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Mali, Burkina Faso send fighter jets to Niger ahead of ECOWAS military strike

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Burkina Faso and Mali have each sent fighter jets to Niger Republic ahead of the looming military strike by ECOWAS stand-by force on the country.

The move followed ECOWAS announcement that it has picked a D-day for its military invasion of Niger Republic to restore democratic order.

The two countries have been clear on their determination to fight with Niger in case of an invasion and have decided to match words with action by sending fighter jets to Niger.

Burkina Faso and Mali have stated from the onset that any attack on Niger Republic will be deemed an attack on both countries and will be vehemently resisted.

The West African countries, therefore, show the seriousness in their threats by sending in fighter jets to help their neighbour in distress.

Reacting to the move by Burkina Faso and Mali, an observer, Mr. J. C. Okechukwu, taking to his twitter handle, @jcokechukwu, expressed worries what the invasion may likely result to.

He tweeted: “As I see all these play out, I keep going back to that dream I had a sometime ago where fighter jets that look exactly like what Burkina Faso and Mali have sent to Niger were in the Nigerian skies, specifically Lagos, and was bombing indiscriminately and people were falling like flies.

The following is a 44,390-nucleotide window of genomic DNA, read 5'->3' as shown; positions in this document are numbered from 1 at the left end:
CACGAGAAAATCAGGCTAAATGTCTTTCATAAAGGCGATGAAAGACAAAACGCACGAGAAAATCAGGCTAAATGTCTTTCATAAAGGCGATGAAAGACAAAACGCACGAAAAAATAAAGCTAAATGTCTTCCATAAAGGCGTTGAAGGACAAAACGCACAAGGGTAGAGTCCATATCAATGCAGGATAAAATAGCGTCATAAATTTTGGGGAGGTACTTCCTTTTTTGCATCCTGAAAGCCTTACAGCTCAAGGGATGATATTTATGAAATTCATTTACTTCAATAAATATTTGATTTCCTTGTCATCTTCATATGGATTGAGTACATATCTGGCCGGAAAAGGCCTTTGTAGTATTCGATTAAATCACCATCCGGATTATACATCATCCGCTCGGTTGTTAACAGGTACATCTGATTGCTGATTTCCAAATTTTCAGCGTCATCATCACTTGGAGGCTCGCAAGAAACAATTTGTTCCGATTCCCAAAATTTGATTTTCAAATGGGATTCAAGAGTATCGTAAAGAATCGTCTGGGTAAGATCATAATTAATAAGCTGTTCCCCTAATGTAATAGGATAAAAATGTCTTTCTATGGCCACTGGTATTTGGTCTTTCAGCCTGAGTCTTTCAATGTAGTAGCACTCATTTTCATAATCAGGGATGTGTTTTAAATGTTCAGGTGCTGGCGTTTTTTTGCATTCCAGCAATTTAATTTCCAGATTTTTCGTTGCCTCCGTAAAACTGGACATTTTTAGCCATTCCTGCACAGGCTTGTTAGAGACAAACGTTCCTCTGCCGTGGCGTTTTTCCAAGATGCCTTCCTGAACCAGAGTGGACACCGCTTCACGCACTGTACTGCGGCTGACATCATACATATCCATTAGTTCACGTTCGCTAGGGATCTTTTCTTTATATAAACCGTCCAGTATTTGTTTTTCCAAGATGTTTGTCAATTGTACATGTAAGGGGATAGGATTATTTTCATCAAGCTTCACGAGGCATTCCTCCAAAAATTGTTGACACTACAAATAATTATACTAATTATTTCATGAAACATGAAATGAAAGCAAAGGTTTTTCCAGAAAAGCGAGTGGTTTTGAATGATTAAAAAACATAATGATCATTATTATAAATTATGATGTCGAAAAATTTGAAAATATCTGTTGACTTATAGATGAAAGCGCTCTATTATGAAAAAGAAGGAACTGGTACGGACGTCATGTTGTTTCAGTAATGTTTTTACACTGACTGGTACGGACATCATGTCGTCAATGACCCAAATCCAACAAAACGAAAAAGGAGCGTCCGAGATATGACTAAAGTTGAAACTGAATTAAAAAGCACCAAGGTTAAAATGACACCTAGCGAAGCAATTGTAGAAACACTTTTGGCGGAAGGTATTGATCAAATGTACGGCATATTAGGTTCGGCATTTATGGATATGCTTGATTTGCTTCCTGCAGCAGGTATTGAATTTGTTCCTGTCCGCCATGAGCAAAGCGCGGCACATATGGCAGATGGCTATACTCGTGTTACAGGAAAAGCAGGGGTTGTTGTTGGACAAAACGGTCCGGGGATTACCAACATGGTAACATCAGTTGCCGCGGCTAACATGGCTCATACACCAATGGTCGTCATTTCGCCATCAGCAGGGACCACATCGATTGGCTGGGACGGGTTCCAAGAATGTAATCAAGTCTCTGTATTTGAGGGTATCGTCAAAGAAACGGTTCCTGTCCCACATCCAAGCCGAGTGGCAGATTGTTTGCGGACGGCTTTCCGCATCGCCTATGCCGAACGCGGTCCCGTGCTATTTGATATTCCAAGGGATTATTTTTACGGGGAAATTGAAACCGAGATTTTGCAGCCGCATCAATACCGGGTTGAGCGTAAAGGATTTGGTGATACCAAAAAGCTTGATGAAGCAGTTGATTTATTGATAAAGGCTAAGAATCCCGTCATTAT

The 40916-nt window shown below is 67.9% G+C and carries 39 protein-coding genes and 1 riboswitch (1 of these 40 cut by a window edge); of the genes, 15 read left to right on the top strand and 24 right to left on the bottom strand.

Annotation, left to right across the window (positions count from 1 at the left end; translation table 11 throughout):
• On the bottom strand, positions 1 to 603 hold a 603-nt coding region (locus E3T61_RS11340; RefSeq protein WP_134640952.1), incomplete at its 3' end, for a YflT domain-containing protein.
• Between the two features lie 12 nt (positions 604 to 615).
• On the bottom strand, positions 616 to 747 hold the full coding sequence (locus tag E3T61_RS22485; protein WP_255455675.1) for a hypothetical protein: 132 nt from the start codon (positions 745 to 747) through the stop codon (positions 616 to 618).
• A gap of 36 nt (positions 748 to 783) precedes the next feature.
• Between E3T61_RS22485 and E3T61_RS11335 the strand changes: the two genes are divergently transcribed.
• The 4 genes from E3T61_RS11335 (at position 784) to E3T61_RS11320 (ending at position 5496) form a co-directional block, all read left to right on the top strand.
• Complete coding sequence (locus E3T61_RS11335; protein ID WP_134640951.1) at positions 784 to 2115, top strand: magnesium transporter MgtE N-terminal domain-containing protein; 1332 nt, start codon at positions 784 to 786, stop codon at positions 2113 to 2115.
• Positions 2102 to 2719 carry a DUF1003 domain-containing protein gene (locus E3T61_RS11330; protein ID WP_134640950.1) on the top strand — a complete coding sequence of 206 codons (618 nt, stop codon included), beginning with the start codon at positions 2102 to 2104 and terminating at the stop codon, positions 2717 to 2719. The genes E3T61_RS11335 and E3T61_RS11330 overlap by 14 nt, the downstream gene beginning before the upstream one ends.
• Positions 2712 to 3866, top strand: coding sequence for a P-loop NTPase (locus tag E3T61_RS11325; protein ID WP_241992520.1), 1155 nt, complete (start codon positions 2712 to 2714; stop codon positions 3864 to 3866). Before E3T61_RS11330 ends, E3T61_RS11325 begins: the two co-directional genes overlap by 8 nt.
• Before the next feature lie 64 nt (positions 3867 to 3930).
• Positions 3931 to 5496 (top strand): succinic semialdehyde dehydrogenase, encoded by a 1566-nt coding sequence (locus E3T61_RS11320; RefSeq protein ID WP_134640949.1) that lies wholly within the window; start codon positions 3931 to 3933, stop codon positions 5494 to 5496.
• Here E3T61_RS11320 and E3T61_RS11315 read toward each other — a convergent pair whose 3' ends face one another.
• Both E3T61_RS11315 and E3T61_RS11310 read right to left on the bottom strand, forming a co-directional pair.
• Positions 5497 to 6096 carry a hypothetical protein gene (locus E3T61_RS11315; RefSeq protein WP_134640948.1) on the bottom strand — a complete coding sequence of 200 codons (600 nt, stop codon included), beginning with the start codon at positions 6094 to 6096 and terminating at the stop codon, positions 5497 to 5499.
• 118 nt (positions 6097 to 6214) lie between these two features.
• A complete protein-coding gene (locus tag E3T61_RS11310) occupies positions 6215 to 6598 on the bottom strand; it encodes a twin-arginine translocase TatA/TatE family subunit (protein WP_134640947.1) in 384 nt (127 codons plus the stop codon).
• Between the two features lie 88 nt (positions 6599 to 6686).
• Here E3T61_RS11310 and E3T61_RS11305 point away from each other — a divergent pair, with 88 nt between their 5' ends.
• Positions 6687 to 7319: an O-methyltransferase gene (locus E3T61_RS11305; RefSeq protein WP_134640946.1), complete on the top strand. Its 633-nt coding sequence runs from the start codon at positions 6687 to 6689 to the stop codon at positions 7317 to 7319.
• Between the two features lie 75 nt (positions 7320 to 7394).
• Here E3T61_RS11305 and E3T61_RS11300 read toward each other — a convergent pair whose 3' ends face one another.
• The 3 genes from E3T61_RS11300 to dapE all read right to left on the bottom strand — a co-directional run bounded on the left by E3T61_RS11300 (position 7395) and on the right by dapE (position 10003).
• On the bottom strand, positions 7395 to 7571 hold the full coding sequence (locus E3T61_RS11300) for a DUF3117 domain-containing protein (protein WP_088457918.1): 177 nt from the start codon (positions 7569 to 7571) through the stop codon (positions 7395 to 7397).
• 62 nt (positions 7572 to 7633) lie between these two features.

“This is what these guys want. They want the entire region to be set on fire.

“With a major weapons manufacturer like RUSSIA playing big brother to these nations in the Sahel and Egypt warning it’ll not stand by and let this happen, what do you see for the region? A monster chaos!

“And you can bet they’re never gonna run out of weapons. But who bears the brunt? Us!”

Mr. Okechukwu recounted that Niger Republic hosts the largest drone base for the U.S. Army, while France has close to 1,500 soldiers on ground, with probability of other foreign elements in the region.

Blaming Niger for allowing a drone base in their country despite the danger associated with those bases, he said further:

“Many countries resisted the temptation to allow a drone base in their countries because those bases are dangerous.

“From those bases, people can be targeted and killed without a trace and no one will be held accountable. It happened in Pakistan and many other countries.

“From there, chemtrails can be sent into our skies to make the people sick. Chemtrails carry cancer microbes. I’ve done a video on this.

“Look up chemtrails. I have seen those chemtrails live in the skies over Lagos, Nigeria, and you know exactly where the drones are from.

“So, they have a lot to worry about and they don’t think diplomacy will give them what they’re looking for, which is total control.

“But it is us Africans who should put our feet down and say, no, we must go this route and not set our region on fire for the interest of a few.”

Okechukwu, however, expressed optimism that amidst the ensuing scruples, the African continent will emerge winners.

“Honestly, it’s not looking good, but the more the situation deteriorates, the more optimistic I become that African will eventually win big!” he said.

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